When you put all of these good things together, it seems like cinnamon might be a great addition to your routine to help keep your heart healthy and lower your risk of heart disease.

health benefits of cinnamon33
Cinnamon sticks on wooden background.

5. Could improve sensitivity to insulin

Insulin is like the conductor of your body’s energy orchestra—it helps regulate how your body uses energy and moves sugar from your blood into your cells where it’s needed.

But for some people, their bodies don’t respond well to insulin, which is called insulin resistance. This is a big deal because it’s linked to conditions like metabolic syndrome and type 2 diabetes.

Now, here’s where cinnamon comes into play: Some studies have hinted that cinnamon might be able to help with insulin resistance.

By making your cells more sensitive to insulin, cinnamon can help bring down your blood sugar levels and keep them in check. This could be a game-changer for folks struggling with insulin resistance and related health issues.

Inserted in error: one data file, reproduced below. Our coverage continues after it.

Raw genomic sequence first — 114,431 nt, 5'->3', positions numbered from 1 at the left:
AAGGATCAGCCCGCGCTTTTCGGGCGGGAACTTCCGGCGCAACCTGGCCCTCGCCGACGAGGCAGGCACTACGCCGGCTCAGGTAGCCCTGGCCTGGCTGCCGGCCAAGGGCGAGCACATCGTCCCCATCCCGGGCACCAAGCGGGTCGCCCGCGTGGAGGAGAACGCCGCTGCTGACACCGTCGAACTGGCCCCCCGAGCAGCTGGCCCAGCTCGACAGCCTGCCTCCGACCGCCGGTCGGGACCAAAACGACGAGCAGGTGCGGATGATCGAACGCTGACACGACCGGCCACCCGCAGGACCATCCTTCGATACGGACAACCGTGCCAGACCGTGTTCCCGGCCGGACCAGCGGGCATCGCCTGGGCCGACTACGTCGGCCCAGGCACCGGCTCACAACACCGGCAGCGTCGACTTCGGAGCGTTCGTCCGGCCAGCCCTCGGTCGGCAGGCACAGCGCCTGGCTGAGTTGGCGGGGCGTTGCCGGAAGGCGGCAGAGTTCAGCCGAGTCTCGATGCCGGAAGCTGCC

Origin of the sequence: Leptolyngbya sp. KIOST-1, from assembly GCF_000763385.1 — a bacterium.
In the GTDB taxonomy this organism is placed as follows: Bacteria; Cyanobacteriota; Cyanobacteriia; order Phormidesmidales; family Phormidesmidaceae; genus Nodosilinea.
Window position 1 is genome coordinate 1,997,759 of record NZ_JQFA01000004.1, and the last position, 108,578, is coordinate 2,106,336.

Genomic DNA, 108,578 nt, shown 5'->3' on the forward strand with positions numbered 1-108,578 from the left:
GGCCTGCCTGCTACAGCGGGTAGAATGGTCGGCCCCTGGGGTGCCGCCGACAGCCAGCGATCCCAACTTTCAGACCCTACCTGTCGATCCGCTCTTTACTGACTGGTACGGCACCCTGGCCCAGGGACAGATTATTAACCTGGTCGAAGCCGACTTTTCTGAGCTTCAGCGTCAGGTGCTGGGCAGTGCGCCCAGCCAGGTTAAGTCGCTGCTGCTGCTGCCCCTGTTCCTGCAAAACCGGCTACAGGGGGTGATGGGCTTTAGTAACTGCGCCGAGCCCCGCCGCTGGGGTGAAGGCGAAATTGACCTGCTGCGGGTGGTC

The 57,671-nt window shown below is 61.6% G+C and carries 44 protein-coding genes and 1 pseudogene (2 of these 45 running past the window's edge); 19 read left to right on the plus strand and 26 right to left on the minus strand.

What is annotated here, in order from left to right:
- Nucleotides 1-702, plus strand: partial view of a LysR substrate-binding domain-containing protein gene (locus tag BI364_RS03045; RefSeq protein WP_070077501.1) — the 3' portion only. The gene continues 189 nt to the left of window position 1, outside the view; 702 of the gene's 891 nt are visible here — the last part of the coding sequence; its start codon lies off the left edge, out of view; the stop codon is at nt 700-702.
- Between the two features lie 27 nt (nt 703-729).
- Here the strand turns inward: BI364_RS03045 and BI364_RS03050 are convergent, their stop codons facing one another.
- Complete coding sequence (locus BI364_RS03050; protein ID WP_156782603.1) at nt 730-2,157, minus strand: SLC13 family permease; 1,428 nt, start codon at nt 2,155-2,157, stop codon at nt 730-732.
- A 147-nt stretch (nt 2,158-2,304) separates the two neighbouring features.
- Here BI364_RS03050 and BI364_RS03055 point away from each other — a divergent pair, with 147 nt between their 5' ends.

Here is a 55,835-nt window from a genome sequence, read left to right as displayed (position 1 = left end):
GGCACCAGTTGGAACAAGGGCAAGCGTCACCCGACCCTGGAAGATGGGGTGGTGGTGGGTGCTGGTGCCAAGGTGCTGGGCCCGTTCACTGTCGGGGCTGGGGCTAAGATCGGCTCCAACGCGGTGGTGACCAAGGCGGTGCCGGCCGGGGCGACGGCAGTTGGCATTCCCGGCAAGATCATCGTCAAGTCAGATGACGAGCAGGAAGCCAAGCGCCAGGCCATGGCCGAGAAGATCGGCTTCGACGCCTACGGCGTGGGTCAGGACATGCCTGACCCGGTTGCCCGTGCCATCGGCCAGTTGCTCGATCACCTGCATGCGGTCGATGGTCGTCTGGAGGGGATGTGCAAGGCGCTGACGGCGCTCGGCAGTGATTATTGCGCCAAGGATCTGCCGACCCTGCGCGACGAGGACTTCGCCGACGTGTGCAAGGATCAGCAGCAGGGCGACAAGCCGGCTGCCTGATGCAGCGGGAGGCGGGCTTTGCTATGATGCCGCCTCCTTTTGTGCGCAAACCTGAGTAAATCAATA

6. Helps lower blood sugar levels

Cinnamon isn’t just tasty—it’s also known for its ability to help lower blood sugar levels.

Besides helping with insulin resistance, cinnamon has a few other tricks up its sleeve for lowering blood sugar.

First off, it can slow down how much sugar enters your bloodstream after you eat. It does this by messing with certain digestive enzymes, which slows down how fast your body breaks down carbs in your belly.

Secondly, there’s a special compound in cinnamon that acts a bit like insulin, helping your cells take in sugar more easily.

Lots of studies on people have shown that cinnamon can really make a difference. It can bring down your fasting blood sugar levels and improve something called hemoglobin A1c, which tells us how well your blood sugar’s been doing over time.

To get these benefits, you usually need about half a to two teaspoons of cinnamon a day—sounds like a yummy way to help keep your blood sugar in check!

7. May have beneficial effects on neurodegenerative diseases

Neurodegenerative diseases are a big deal—they’re all about nerve cells losing their structure or function over time.

Alzheimer’s and Parkinson’s disease are two of the most well-known types of these diseases.

Now, here’s where cinnamon might come in handy: Some compounds in cinnamon seem to stop the buildup of a protein called tau in the brain, which is a big deal in Alzheimer’s disease.

In a study back in 2014, mice with Parkinson’s disease showed some promising results with cinnamon. It helped protect their nerve cells, balanced out levels of important brain chemicals, and even made their movements better.